US teen girls experiencing record levels of violence, sadness and suicide risk: CDC


A US Centers for Disease Control and Prevention (CDC) survey has found that teen girls in the United States have been experiencing record-high levels of violence, sadness, and suicide risk in recent years. The report also found  “significant” and “heartbreaking” declines in youth health and well-being.

According to the data, 57 percent of high school girls regularly felt sad or hopeless in 2021. This is a nearly 60 percent increase and the highest level reported in the last ten years. When compared to boys, only 29 percent of them reported the same feelings.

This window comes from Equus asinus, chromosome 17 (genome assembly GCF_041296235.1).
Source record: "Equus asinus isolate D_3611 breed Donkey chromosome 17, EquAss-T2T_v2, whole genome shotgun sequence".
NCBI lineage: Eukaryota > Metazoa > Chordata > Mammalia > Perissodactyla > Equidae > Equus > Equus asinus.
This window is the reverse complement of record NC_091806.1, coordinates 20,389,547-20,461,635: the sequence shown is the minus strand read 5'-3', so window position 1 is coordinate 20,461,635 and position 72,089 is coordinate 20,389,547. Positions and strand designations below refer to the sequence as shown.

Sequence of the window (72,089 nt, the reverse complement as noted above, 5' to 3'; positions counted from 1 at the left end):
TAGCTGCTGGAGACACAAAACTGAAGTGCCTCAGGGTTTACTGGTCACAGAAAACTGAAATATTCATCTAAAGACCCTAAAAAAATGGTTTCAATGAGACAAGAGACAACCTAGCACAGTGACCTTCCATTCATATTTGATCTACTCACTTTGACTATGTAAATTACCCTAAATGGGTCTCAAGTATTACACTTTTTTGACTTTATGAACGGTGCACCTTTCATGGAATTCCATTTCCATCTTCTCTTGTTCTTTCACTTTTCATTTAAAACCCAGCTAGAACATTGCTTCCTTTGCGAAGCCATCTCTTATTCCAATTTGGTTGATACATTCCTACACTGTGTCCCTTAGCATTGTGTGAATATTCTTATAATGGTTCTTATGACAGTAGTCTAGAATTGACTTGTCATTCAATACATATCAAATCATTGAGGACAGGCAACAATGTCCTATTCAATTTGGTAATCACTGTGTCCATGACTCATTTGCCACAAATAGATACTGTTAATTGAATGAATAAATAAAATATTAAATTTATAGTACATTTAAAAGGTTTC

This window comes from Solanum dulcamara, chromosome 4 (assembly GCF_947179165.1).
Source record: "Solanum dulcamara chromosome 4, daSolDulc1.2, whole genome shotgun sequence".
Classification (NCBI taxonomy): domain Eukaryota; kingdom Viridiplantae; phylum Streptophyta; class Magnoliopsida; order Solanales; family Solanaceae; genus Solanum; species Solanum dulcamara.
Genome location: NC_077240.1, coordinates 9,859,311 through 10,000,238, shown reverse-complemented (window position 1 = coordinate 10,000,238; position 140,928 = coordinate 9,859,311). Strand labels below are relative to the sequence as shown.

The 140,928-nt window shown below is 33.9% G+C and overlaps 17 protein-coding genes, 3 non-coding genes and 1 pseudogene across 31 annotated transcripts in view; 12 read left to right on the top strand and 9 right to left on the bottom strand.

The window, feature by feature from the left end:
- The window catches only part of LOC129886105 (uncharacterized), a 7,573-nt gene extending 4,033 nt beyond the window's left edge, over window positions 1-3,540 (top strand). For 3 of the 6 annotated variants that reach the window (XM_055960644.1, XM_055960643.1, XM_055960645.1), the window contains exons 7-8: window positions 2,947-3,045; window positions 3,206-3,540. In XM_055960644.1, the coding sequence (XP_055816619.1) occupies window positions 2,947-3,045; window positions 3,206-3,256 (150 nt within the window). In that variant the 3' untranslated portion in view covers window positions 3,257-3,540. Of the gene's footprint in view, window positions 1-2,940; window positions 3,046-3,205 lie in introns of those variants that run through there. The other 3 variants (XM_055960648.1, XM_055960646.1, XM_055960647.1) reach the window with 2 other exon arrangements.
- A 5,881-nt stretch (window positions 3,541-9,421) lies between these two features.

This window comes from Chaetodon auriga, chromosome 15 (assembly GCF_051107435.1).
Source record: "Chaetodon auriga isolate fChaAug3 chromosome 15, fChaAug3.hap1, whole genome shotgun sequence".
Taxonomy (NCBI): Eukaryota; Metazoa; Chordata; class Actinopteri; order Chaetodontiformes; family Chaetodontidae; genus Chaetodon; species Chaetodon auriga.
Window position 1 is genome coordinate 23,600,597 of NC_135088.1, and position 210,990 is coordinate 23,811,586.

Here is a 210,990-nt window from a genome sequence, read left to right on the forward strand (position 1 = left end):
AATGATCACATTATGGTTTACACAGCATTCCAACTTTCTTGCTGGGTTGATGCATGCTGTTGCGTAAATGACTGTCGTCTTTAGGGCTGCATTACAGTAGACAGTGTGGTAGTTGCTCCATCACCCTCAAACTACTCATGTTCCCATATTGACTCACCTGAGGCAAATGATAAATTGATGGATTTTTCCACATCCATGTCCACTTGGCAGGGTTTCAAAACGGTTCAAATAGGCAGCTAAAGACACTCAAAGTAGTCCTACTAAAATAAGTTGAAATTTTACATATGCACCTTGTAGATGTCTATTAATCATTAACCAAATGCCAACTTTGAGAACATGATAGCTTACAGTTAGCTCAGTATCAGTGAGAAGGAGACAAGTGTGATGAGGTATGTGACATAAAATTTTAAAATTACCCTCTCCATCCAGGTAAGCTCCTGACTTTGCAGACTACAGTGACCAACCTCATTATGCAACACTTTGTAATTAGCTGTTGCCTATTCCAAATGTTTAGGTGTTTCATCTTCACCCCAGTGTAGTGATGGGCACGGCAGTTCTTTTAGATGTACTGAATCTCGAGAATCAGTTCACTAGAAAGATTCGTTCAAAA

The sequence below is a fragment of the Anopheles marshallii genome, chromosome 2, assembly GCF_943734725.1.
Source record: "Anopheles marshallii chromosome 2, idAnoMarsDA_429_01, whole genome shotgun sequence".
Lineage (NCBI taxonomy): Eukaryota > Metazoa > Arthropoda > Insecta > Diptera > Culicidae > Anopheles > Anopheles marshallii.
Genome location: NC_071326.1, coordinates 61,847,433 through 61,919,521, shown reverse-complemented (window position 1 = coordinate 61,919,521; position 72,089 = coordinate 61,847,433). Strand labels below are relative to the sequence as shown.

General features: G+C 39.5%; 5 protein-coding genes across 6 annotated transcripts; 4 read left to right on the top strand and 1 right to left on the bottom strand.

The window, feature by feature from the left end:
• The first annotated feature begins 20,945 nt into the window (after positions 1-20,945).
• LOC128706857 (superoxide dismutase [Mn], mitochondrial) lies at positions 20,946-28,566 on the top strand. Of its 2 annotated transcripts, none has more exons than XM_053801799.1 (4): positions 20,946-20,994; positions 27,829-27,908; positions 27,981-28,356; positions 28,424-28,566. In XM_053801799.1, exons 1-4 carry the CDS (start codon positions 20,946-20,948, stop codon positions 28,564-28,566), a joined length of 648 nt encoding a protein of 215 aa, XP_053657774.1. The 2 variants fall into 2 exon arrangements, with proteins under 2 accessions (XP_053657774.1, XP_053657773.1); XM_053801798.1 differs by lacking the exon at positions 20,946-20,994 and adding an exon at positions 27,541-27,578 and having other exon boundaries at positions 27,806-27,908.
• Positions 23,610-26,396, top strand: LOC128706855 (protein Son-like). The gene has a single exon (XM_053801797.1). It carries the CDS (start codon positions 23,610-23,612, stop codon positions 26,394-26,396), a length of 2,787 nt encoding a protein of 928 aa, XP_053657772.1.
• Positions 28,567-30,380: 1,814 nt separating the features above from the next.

Mental health challenges, experiences of violence, and suicidal thoughts and behavior have seen a rise among all teens, the report said. Over 40 percent of high school students reported feeling sad or hopeless and said that the feelings prevented them from engaging in regular activities for at least two weeks of the year.

Other data suggests that 30 percent of girls seriously considered attempting suicide, a whopping 60 percent increase from a decade ago. Eighteen percent of these girls had experienced sexual violence in the past year, while 14 percent were forced to have sex.

Several LGBQ+ students (52 percent) also experienced poor mental health, with more than one in five having tried to take their own lives in the past year.

The report also highlighted how certain areas continued to see improvement. This includes adolescent health and well-being, along with declines in risky sexual behavior, substance use, and bullying at school.